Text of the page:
China’s stock market rebounded slightly on Thursday, slowing a massive selloff that has erased trillions of yuan of value in recent weeks.
The crash and subsequent measures to slow the losses have emphasized how different the Chinese stock market—which was established in the early 1990s—is from its American counterpart.
1. Everyday Chinese citizens dominate the market
Unlike many of the world’s stock markets, most trades on the Chinese stock market are made by individual retail investors, rather than institutional investors. About 85 percent of trades are retail, according to Reuters.
China‘s approximately 200 million retail investors trade more often than any other investors on Earth—81 percent said they trade at least once a month, compared with 53 percent in the U.S, according to a recent survey by State Street.
That’s alarming considering that another survey found more than two-thirds of the most recent batch of new investors didn’t even graduate from high school—and many seem to be investing with borrowed money based on faith in the central government.
More than 30 million new trading accounts were added in the first five months of 2015, according to data from the China Securities Depository and Clearing Corp. That’s more than the population of Texas, and three times as much as were added in all of 2014.
Trade volumes have also reached new highs recently. As of May, the latest data available, those volumes were set to more than double last year’s total and to set a record for the two exchanges.
“Remember during the dot-com boom when everyone from the taxi driver to your grandmother was investing and making money? People quitting their jobs to be day traders?” said an American working for an international bank in Shanghai. “That is exactly what it is like in China. I have staff that quit their jobs to do day trading.”
All that enthusiastic day trading explains the recent stock market boom despite weak economic growth and the Chinese market’s unique volatility. While institutional investors can probably be counted on to take a long view, the power of retail investors in China’s market may not bode well for the government’s attempts to halt the panic.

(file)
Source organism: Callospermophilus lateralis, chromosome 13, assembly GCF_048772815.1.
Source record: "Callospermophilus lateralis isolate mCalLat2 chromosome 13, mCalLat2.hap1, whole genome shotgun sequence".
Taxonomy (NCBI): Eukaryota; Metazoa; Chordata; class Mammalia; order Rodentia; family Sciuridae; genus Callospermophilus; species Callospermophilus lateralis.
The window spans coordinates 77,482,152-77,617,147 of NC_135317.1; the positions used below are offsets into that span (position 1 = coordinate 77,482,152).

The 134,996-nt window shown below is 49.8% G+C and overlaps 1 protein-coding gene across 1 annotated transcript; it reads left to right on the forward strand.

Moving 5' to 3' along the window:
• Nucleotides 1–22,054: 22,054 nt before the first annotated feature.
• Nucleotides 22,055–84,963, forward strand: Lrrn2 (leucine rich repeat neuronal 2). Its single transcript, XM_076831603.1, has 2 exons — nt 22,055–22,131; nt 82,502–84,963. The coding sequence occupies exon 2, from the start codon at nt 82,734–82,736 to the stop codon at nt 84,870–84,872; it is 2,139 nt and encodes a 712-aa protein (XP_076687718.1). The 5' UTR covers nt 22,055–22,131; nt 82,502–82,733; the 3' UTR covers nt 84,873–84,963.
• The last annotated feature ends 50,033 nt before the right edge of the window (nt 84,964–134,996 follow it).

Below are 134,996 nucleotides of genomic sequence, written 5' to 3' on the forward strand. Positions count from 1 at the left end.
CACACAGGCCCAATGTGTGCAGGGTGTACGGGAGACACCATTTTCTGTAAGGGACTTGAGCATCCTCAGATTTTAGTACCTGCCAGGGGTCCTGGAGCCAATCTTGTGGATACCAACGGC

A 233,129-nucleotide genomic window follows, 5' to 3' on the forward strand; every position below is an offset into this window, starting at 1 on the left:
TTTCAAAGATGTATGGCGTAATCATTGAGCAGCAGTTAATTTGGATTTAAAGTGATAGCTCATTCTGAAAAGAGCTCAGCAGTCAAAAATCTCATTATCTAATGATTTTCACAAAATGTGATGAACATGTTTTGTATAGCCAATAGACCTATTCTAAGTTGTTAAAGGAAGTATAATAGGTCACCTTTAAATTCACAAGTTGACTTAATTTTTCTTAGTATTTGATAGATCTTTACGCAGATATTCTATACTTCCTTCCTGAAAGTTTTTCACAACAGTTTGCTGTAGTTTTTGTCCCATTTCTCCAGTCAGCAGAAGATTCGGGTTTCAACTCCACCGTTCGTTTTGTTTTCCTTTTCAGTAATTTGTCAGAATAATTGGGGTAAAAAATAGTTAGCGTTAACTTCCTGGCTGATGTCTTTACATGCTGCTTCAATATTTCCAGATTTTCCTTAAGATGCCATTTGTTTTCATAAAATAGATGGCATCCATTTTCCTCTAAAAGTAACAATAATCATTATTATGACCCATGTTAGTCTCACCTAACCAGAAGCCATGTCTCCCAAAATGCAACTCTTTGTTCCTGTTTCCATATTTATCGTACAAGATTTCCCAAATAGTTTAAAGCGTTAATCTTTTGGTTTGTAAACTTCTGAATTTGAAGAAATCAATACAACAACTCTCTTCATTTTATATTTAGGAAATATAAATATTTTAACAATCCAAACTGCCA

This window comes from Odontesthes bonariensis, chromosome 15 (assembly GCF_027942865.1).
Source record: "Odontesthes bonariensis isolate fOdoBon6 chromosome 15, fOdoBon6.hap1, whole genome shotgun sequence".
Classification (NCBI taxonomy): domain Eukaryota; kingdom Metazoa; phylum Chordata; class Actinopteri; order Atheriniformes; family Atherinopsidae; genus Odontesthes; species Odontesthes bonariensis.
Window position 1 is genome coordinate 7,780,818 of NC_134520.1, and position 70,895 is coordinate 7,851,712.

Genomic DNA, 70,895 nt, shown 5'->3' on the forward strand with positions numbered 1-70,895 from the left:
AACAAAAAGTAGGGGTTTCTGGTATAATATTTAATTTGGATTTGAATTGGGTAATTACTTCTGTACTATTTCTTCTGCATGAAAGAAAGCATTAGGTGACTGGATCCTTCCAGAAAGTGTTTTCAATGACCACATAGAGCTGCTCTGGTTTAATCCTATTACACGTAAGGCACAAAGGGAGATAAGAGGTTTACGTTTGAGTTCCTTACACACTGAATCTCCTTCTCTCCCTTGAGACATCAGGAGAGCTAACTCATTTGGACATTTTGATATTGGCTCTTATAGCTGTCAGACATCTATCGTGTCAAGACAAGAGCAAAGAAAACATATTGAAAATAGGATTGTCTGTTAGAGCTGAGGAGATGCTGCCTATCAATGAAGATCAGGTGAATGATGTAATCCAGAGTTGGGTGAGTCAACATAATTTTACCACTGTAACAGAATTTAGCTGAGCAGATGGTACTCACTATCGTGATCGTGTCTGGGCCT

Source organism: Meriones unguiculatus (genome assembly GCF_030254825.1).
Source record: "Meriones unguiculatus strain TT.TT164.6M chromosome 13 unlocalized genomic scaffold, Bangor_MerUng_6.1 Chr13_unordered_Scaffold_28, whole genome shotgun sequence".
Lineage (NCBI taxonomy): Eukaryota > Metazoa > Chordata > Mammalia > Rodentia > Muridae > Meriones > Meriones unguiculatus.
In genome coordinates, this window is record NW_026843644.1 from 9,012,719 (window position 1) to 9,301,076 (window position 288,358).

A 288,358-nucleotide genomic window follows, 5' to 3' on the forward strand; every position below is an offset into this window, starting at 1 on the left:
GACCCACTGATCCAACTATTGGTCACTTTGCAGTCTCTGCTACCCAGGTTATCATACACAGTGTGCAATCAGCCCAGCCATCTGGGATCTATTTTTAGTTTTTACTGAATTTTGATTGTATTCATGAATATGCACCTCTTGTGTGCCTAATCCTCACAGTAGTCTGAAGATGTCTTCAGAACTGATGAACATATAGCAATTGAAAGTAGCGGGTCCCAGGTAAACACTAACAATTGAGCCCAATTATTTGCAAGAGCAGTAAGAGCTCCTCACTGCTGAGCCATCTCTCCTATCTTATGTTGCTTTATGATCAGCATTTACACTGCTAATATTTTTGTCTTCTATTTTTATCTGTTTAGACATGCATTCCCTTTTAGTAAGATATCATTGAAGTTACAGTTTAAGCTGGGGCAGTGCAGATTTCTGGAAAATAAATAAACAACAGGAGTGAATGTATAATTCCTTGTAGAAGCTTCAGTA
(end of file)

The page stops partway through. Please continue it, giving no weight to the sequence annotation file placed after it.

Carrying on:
“This is exactly when any sane investor would pull out,” said the banker.
2. China’s IPOs can move the market
Freezing new initial public offerings on the Shanghai and Shenzhen stock exchanges was once of the first of many efforts by the People’s Bank of China—including lowering interest rates and bank reserve requirements, making brokerages buy stocks and allowing homes to be used as collateral—that have failed to stop the market’s slide.
China has a long history of controlling IPO releases to stabilize its fledgling stock markets. This freeze is the ninth since 1990.
Chinese IPOs are often hugely underpriced. According to one study, they average first-day returns of 137 percent, compared with around 17 percent for U.S. IPOs and around 30 percent for other emerging economies. Earlier IPOs were underpriced by an average of 250 percent.
Those massive IPOs can lock up capital and draw money out of existing stocks. Freezing offerings is a step toward maintaining liquidity in a struggling market.
Some investors blame a wave of IPOs in June for causing the current crisis. Days after the market peaked, Shanghai saw its biggest IPO in five years at 30.1 billion yuan ($4.8 billion).
3. China’s market is insulated from world markets
China’s stock market tends not to correlate with other world markets, and less than 2 percent of Chinese shares are owned by foreigners. China restricts foreign capital in its mainland exchanges, and most international exposure to Chinese companies takes place through listings on the more open Hong Kong exchange.
“Foreigners have very limited access to the domestic market via programs such as QFII [qualified foreign institutional investor], but there are fees associated with this,” said a Singapore-based hedge fund trader. “The easiest way for a foreigner to play China is via H-shares which trade in Hong Kong.”
The few foreign buyers who were directly invested in the mainland market seemed to have seen the mania in the market long before it turned to panic.
While Chinese companies listed in Hong Kong have lost value in the past few days, those stocks did not see the same huge gains and losses as on the Chinese market.
“At the moment, the A-share listings of these companies are trading at a substantial premium over the H-share listing—this clearly shows how much more domestic appetite there is for stocks relative to foreigners,” said the trader.
The bigger risk for foreign investors is that the stock market crash in China will precipitate wider economic problems. China is still the world’s largest economy, and the strife there could spill over into connected economies like the U.S.